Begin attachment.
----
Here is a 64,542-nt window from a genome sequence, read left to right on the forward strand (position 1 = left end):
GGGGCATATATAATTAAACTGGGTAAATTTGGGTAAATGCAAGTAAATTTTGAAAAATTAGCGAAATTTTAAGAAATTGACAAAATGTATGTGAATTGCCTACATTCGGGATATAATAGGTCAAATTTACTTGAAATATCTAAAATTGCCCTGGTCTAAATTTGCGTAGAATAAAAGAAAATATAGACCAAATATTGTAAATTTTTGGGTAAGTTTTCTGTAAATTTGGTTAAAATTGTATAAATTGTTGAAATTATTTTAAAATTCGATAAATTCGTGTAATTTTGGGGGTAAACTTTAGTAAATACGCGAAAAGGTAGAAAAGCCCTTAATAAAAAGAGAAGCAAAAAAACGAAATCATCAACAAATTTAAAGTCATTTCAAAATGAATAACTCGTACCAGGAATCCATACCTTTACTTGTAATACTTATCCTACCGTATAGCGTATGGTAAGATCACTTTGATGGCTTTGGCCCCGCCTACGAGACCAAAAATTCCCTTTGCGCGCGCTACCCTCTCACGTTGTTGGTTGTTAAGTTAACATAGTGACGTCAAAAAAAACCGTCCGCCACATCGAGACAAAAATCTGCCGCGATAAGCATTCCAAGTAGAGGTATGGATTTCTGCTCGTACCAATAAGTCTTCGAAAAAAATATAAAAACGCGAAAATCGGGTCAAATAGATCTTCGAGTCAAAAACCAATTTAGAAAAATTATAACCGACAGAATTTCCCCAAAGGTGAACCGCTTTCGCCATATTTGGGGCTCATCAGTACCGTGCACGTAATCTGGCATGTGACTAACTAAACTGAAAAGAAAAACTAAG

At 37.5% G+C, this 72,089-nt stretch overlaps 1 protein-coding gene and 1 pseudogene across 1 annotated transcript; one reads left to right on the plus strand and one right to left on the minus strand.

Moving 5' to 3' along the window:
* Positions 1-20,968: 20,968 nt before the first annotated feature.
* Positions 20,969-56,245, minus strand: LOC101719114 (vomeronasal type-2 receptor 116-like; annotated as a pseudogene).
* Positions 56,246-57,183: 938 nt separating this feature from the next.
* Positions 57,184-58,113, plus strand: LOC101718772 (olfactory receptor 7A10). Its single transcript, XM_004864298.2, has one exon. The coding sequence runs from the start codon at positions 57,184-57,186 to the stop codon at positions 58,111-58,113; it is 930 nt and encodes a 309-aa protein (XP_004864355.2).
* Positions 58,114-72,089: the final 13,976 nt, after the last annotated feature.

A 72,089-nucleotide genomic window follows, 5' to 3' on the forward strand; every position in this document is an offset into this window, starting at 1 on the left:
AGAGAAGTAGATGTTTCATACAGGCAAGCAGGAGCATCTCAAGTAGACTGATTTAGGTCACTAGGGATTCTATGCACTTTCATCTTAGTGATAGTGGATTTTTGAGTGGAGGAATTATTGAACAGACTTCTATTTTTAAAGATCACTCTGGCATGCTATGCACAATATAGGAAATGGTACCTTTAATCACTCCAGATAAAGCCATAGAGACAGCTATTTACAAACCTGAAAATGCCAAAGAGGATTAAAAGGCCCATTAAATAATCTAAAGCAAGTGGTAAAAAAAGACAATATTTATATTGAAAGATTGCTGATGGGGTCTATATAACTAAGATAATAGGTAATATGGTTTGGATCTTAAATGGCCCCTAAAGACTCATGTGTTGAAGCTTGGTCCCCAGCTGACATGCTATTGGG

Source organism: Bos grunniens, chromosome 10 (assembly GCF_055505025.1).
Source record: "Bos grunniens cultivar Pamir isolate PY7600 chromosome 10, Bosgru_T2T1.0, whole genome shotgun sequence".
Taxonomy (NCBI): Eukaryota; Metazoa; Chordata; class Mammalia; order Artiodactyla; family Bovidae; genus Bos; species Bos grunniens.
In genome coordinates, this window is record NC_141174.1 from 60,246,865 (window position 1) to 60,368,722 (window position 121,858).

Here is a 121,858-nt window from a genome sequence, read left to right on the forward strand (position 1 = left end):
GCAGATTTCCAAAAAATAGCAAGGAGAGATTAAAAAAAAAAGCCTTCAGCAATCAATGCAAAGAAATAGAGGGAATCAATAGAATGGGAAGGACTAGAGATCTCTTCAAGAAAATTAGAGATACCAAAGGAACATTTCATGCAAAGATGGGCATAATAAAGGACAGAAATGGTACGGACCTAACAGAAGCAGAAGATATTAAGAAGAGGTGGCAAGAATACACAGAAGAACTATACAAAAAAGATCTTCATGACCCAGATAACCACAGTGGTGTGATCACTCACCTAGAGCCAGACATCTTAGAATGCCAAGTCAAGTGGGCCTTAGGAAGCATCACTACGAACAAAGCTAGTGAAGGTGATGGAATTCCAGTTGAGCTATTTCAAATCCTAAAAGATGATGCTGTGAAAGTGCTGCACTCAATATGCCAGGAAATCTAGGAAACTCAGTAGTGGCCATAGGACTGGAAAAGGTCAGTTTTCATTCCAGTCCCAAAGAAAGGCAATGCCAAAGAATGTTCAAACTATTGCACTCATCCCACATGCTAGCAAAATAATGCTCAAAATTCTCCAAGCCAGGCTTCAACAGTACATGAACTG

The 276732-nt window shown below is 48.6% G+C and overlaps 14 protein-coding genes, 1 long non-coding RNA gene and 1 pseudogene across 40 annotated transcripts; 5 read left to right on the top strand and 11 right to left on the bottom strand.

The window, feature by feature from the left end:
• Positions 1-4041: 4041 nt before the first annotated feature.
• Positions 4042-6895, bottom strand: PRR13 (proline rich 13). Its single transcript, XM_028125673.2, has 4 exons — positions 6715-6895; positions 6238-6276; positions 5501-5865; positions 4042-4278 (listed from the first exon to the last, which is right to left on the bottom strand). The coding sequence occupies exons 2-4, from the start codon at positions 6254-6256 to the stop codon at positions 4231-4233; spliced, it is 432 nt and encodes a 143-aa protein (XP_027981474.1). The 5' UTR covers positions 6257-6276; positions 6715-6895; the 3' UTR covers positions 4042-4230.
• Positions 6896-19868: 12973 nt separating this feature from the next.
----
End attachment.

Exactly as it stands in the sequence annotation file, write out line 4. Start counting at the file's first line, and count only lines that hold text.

Moving 5' to 3' along the window: